Stryker wrote:I would think that most Canadians who invest directly in the TSX know about the lack of sector diversification. I most certainly learned the dangers of over diversification in any single sector after what happened early in this century with Technology and Telecom, and then a few years later with the crisis that hit the Financial sector even in Canada, just not as bad as elsewhere.



Different generation but an older generation has been conditioned 'you own the banks and you are OK'.

I think most people don't really understand ETFs, they just own them. And I believe all the data shows that Canadians' equity investments are wildly undiversified-- home country bias.

At best, most might have as much in USA and foreign (stocks) as they do in Canadian. Implying a 10 times (ish) overweighting in the Canadian index (if Canada is 5% of the world index).
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Re: Investing as a Canadian - Differences

Postby Shakespeare » Wed May 23, 2012 12:22 pm

I have added the Canadian Couch Potato link to Portfolio Design and Construction - finiki. Since that particular article is a 'top down' article on portfolio design, I will not give a detailed discussion of the "Canadian Couch Potato", which could be in a separate article.
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Re: Investing as a Canadian - Differences

Postby Barry Barnitz » Wed May 23, 2012 2:12 pm

Hi:

I have added a section to our wiki page on Lazy Portfolios devoted to Canadian couch potato portfolios. I have produced charts and a table in a google spreadsheet.

The portfolios are derived from the Canadian Couch Potato website.

Lazy Portfolios - Bogleheads

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Re: Investing as a Canadian - Differences

Postby Shakespeare » Wed May 23, 2012 2:31 pm

That link has been added to finiki.

Why are there two "Canadian Dividend Equity"s in "Yield Hungry"? I see that it is two ETFs, but shouldn't some indication be made in the pie chart?
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Re: Investing as a Canadian - Differences

Postby Barry Barnitz » Wed May 23, 2012 3:03 pm

Shakespeare wrote:That link has been added to finiki.

Why are there two "Canadian Dividend Equity"s in "Yield Hungry"? I see that it is two ETFs, but shouldn't some indication be made in the pie chart?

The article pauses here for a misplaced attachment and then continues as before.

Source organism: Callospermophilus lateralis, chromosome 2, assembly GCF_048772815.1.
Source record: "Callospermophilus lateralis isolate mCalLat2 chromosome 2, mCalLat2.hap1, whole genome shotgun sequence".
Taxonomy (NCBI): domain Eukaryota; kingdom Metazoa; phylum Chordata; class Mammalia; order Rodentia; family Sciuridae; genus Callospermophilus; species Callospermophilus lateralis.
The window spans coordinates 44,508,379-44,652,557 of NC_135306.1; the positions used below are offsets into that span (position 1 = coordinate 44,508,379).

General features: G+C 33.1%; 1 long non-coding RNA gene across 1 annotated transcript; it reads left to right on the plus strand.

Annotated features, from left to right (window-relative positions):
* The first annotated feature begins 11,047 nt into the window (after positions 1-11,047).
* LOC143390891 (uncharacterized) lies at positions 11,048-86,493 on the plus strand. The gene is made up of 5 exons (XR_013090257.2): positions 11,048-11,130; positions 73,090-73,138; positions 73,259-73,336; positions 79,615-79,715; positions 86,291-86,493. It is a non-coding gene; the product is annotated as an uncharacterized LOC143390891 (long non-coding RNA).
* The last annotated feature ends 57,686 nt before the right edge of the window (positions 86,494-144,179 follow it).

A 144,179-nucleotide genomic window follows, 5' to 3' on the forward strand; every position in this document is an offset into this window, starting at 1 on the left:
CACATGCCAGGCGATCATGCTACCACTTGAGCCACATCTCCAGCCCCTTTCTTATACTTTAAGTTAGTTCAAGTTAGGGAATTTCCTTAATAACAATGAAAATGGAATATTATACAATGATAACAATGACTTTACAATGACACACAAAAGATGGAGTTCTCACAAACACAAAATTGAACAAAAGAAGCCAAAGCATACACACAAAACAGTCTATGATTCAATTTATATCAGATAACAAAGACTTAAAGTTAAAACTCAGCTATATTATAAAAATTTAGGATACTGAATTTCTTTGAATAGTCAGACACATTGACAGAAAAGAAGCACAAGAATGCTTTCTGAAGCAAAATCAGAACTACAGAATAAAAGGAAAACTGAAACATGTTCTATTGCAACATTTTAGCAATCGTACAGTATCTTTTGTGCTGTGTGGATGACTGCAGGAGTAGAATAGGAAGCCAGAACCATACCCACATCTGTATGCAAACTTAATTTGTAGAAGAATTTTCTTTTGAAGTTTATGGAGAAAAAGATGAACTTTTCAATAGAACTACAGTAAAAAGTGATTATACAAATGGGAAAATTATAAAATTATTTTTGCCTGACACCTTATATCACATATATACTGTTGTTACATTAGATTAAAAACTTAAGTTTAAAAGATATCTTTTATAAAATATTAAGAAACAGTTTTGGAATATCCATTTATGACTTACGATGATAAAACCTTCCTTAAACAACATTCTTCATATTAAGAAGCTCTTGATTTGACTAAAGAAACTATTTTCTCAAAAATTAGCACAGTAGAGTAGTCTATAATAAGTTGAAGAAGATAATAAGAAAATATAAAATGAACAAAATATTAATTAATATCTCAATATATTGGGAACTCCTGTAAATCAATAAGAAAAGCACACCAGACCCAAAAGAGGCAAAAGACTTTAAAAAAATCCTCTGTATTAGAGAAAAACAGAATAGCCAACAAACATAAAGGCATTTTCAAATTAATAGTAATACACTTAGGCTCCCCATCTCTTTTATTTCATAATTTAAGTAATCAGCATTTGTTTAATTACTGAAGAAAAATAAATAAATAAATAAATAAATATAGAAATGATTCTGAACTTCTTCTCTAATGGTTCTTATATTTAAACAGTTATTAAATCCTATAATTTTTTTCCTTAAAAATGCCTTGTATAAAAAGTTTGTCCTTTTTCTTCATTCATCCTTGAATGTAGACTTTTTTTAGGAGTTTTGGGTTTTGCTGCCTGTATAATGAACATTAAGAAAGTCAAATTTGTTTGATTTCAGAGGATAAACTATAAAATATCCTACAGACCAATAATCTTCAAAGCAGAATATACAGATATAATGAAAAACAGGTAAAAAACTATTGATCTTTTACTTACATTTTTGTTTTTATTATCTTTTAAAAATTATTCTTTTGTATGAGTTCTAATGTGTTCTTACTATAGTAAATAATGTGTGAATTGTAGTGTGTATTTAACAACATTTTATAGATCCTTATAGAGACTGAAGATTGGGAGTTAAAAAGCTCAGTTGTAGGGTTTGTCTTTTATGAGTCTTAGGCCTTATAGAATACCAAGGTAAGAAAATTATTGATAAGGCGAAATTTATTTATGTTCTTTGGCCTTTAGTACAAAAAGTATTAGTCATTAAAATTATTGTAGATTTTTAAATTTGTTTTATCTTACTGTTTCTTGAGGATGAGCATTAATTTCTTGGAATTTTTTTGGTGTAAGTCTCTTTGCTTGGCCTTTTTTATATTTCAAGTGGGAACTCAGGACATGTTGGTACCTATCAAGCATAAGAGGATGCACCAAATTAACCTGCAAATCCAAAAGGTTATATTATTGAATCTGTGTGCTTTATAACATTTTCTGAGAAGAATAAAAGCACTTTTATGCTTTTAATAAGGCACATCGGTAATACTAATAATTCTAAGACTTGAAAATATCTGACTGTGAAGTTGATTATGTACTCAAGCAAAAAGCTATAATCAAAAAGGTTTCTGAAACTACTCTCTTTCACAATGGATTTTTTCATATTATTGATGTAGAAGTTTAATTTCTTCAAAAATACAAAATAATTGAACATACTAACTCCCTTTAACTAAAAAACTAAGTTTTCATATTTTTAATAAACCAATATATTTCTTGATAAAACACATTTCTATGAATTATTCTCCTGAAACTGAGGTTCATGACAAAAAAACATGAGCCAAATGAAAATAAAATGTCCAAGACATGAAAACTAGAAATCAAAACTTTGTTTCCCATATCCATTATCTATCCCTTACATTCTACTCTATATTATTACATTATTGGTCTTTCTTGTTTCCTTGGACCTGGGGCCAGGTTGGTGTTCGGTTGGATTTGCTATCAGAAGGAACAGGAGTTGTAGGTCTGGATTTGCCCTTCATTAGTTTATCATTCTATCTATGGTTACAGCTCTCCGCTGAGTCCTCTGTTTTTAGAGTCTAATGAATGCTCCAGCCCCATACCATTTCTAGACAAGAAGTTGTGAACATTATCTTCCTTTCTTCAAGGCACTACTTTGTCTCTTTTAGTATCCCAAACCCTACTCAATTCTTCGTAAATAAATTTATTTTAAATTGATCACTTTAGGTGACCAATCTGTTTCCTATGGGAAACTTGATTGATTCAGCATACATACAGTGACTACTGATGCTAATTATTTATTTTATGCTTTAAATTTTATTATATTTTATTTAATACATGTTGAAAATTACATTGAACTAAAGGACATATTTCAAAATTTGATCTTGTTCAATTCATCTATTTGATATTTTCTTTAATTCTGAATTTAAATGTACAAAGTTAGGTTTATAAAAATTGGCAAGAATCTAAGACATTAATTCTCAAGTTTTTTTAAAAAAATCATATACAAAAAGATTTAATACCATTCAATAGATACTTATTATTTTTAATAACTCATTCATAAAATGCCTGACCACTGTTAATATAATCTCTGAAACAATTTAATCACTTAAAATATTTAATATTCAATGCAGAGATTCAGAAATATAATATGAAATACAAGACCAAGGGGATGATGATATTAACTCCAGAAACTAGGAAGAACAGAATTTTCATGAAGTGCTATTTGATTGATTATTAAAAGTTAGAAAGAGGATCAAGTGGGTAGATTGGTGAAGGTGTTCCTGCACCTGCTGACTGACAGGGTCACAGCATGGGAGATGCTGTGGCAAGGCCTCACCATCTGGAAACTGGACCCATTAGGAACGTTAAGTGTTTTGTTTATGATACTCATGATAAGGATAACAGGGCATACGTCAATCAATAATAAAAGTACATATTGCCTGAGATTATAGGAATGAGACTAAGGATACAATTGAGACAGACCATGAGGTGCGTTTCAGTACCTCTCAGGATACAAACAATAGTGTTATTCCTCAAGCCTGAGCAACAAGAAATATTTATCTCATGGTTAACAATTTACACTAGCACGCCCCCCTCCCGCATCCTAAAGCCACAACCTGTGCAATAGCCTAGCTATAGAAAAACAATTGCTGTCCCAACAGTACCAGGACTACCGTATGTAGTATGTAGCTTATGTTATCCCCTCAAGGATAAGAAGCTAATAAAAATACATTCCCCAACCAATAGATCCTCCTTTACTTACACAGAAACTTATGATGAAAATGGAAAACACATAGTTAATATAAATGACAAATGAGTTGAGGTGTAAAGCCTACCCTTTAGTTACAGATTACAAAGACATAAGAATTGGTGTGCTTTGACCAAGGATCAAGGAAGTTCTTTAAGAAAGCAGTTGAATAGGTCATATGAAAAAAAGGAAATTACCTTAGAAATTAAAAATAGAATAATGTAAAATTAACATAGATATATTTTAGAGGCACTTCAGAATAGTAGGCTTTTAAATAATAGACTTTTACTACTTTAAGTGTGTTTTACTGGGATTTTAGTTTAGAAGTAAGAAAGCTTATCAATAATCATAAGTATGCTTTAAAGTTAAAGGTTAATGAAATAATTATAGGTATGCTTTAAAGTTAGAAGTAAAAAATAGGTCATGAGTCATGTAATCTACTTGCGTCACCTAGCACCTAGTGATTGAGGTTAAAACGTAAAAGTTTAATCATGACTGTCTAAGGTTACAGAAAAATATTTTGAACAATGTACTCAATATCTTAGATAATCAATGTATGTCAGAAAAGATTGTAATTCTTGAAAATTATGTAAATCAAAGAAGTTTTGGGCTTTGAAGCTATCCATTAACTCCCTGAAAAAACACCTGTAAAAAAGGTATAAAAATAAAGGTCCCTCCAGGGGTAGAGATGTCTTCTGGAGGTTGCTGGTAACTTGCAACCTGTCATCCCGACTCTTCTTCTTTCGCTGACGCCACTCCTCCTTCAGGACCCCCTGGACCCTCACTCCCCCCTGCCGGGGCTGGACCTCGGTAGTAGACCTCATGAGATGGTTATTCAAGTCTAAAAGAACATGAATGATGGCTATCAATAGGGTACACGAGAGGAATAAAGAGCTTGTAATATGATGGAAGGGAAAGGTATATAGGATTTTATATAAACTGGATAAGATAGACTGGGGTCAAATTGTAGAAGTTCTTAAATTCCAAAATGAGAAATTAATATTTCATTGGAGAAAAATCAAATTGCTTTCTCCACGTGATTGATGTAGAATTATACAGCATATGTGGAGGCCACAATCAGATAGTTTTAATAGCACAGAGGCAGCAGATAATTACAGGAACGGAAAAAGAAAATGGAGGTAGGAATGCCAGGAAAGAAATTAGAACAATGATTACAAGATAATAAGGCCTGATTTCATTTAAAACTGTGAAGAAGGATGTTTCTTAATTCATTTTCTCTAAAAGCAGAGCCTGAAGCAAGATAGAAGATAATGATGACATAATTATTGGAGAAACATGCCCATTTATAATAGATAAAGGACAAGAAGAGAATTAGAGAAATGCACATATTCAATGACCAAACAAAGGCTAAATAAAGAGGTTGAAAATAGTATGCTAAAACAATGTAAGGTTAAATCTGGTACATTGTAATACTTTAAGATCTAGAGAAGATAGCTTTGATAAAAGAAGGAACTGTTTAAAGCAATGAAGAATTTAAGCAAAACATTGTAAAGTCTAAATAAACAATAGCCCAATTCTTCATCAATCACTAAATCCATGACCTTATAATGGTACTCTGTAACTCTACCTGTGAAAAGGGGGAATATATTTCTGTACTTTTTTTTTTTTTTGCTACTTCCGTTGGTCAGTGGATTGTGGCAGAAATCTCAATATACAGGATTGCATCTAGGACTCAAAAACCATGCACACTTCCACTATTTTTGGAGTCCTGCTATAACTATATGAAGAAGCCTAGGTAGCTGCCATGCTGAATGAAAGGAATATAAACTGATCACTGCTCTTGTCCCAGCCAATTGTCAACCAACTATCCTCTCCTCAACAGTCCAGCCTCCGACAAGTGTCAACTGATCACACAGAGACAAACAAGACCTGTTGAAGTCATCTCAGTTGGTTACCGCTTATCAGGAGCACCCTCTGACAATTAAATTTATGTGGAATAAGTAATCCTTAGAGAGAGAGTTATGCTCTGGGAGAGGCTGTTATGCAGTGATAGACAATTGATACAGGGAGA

I added "growth" and "yield" as descriptions of the ETF dividend strategies.

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Re: Investing as a Canadian - Differences

Postby Shakespeare » Wed May 23, 2012 3:12 pm

Thank you.
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Re: Investing as a Canadian - Differences

Postby LadyGeek » Wed May 23, 2012 4:56 pm

Stryker wrote:I would think that most Canadians who invest directly in the TSX know about the lack of sector diversification. I most certainly learned the dangers of over diversification in any single sector after what happened early in this century with Technology and Telecom, and then a few years later with the crisis that hit the Financial sector even in Canada, just not as bad as elsewhere.

I disagree, and think that this a very important point. Sector diversification of the TSX is mentioned in Canadian-US Investing Differences - finiki:

finiki wrote:The Canadian stock market is far less diversified than the US market, and is highly dependent on just three sectors:[1] financials; energy (oil and gas); and materials (gold and mining). Therefore, an investor who purchases only Canadian securities may have insufficient sector diversification.

The US-focused Bogleheads' wiki teaches new investors that they should own the "entire US market" which is composed of large, mid, and small caps. You rarely see discussions about sector diversification. That's not the case for the TSX. I'm thinking that new investors of Canadian equities need a similar education, with a focus on the incomplete sector diversification of the TSX.

This is clearly discussed in The Two-Component Portfolio. Would it help to elevate these concerns to the start of the section (under "Simple Portfolios", just above The FPX Indexes), thereby giving a greater emphasis to new investors?
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Re: Investing as a Canadian - Differences

Postby brad_g » Wed May 23, 2012 5:17 pm

LadyGeek wrote:
Stryker wrote:I would think that most Canadians who invest directly in the TSX know about the lack of sector diversification. I most certainly learned the dangers of over diversification in any single sector after what happened early in this century with Technology and Telecom, and then a few years later with the crisis that hit the Financial sector even in Canada, just not as bad as elsewhere.